Police are investigating whether criminal charges should be filed after the suicide of a 14-year-old New York boy who had complained in an online video about being bullied over his sexuality and who often alluded on his blog to killing himself.
Officials in the Williamsville school district near Buffalo said they are cooperating with the investigation into the death of 14-year-old Jamey Rodemeyer, who had started his freshman year of high school less than two weeks before he died.
New York state doesn't have an anti-bullying law, but bullies could be charged with harassment or aggravated harassment, Amherst Police Capt. Michael Camilleri said Thursday. The use of a telephone or computer would escalate the charge.
"We're going to have to look at the stuff that's out there and determine if any of the things out there are a violation of the law," he said.
The boy had frequent meetings with school officials in the previous two years, when he was in middle school, and the school's social worker said he was always available, his mother said. School officials spoke with the bullies, but the taunts continued, she said.
Students in the district are encouraged to report bullying, and every report is investigated, Superintendent Scott Martzloff said.
In his video posted four months ago, Jamey Rodemeyer described being taunted in hallways and receiving hateful messages online, "telling me that gay people go to hell." The video, in which he said he was bisexual, was part of the "It Gets Better Project," meant to give hope to gay teens.
After he hanged himself Sunday outside his home in the Amherst town village of Williamsville, Jamey's parents said that their son had been bullied for years, even pushed to the brink of suicide, but that he seemed to be doing better since starting at his new school.
"We outright asked him, 'Is anybody bullying you this year?'" Jamey's mother, Tracy Rodemeyer said, "and it was, 'No, no, no.'"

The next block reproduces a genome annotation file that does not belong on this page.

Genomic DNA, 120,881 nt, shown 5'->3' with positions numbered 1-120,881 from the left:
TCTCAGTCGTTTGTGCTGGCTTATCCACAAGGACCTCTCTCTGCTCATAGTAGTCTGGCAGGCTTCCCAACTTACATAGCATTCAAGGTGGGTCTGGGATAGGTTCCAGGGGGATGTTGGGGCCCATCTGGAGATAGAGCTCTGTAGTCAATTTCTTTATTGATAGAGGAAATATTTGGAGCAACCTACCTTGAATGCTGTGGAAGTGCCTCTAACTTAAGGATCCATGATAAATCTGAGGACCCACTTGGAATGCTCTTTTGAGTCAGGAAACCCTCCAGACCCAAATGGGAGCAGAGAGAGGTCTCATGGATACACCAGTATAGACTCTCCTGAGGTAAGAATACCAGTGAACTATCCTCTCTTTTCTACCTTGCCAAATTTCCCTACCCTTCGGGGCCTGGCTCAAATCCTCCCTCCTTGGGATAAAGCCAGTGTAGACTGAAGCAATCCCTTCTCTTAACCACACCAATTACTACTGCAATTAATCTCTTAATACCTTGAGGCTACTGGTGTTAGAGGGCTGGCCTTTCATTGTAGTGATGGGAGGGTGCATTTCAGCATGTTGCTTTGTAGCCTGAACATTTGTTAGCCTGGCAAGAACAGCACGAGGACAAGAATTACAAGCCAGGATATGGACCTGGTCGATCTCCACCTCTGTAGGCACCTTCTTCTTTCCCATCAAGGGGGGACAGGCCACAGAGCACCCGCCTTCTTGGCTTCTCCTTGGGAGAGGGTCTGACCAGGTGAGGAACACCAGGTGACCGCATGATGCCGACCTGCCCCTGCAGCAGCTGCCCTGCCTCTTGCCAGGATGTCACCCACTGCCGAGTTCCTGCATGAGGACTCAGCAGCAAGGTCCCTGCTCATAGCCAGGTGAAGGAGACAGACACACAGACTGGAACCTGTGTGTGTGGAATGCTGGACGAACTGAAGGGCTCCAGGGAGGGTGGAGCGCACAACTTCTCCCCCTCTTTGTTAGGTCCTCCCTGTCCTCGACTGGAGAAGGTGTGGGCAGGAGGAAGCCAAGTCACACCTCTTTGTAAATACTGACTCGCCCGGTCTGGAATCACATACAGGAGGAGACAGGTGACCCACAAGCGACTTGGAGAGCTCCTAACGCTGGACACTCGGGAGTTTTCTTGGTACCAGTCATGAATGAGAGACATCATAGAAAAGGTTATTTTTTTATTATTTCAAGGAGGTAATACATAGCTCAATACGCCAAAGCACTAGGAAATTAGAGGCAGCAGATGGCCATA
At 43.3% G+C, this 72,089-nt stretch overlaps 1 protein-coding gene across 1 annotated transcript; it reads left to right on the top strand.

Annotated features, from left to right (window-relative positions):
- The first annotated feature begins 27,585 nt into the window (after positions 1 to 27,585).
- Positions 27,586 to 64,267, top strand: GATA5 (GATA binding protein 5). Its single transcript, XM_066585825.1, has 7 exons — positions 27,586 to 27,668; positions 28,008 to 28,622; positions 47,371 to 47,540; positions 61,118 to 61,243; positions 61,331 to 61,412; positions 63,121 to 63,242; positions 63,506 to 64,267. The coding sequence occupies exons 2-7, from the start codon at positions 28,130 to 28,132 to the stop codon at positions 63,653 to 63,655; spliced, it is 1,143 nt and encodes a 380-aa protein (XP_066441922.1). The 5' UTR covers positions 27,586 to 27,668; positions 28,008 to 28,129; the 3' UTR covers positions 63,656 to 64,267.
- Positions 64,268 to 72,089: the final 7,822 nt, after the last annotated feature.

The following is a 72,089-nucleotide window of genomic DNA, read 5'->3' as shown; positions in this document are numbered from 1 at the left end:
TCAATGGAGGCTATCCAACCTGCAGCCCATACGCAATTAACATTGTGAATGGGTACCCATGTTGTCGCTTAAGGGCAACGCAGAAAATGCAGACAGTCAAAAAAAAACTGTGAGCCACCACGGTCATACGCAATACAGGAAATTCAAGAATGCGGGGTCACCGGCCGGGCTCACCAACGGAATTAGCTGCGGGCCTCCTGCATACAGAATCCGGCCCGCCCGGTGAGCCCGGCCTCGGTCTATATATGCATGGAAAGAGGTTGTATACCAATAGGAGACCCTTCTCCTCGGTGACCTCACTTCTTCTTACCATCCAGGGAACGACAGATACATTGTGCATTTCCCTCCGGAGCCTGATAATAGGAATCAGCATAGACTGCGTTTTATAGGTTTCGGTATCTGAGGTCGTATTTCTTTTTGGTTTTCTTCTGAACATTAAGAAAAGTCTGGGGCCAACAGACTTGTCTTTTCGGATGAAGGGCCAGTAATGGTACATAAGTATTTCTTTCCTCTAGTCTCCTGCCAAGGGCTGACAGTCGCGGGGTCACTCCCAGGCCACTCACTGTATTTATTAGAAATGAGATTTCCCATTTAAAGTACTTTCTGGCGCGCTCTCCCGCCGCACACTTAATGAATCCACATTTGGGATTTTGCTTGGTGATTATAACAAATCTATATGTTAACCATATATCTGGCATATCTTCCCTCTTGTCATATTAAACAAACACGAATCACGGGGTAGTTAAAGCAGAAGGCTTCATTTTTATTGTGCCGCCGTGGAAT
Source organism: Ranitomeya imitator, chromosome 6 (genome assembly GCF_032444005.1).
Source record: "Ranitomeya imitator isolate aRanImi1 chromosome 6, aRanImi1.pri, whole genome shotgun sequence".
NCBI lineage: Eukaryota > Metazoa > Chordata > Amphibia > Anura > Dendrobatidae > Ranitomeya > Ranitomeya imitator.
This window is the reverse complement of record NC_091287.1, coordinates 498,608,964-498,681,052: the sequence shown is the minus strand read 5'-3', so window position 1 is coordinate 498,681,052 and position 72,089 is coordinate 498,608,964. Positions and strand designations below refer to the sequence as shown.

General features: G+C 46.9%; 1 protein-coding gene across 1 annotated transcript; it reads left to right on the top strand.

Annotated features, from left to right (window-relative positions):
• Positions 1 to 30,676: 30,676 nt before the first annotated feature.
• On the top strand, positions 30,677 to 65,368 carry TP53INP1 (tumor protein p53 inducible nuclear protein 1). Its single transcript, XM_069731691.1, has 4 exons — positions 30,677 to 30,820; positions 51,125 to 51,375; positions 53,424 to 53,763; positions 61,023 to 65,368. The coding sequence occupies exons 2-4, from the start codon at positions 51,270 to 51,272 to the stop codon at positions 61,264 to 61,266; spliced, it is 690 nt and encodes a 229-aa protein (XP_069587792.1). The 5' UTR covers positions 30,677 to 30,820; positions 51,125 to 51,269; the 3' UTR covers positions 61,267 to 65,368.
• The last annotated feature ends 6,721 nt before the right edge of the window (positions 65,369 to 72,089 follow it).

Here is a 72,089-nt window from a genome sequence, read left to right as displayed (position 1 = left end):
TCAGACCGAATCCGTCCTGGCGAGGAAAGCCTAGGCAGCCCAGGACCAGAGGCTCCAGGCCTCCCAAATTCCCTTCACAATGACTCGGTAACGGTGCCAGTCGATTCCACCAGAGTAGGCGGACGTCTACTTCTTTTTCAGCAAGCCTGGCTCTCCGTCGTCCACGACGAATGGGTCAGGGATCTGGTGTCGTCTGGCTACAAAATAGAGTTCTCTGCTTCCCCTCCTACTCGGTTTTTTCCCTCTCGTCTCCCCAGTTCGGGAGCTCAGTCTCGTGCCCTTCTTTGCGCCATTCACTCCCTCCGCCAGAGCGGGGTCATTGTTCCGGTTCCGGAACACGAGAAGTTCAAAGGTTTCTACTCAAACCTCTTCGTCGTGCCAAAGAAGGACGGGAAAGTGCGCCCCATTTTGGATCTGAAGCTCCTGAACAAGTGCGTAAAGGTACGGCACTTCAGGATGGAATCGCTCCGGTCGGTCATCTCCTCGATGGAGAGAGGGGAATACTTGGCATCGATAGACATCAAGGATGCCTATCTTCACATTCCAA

The boy kept a blog on which he referred to himself as gay and made frequent references to suicide and to his idol, pop singer Lady Gaga, who often sings about acceptance of gays and lesbians.
On Sept. 9, he posted an image of a swinging noose and wrote: "I always say how bullied I am, but no one listens, what do I have to do so people will listen to me?" The same day, he wrote: "Stop bullying people. Maybe they won't commit suicide" and "Ugh today makes me wanna kill myself."
On Sept. 12, he wrote: "I don't want to meet Gaga, I NEED to meet her."
His final blog and Twitter posts the day he died thanked Gaga. He also wrote: "I pray the fame won't take my life," possibly a reference to her song and album "The Fame."
On Wednesday, the performer posted three related messages on Twitter.
"The past days I've spent reflecting, crying and yelling," read one of her tweets. "I have so much anger. It is hard to feel love when cruelty takes someone's life."
The suicide comes a year after 18-year-old Tyler Clementi jumped off the George Washington Bridge into the Hudson River after his roommate at Rutgers University allegedly used a webcam to spy on his same-sex liaison.
Clementi's death followed a string of suicides by teens nationwide believed to have been bullied for their perceived sexual orientation and quickly became a cause celebre. Among those speaking out were talk show host Ellen DeGeneres and President Barack Obama. Sex columnist Dan Savage's "It Gets Better" movement gained traction.
Criminal charges against Clementi's roommate are pending. In another high-profile case, five classmates this year accepted plea deals after being charged following the suicide of bullied Massachusetts teen Phoebe Prince.
Experts have noted that some suicides can inspire others to follow in an attempt at martyrdom or solidarity, a phenomenon known as contagion. Police in Jamey's hometown said it's too early in their investigation to characterize his death as a possible example.
Funeral services are scheduled for Saturday.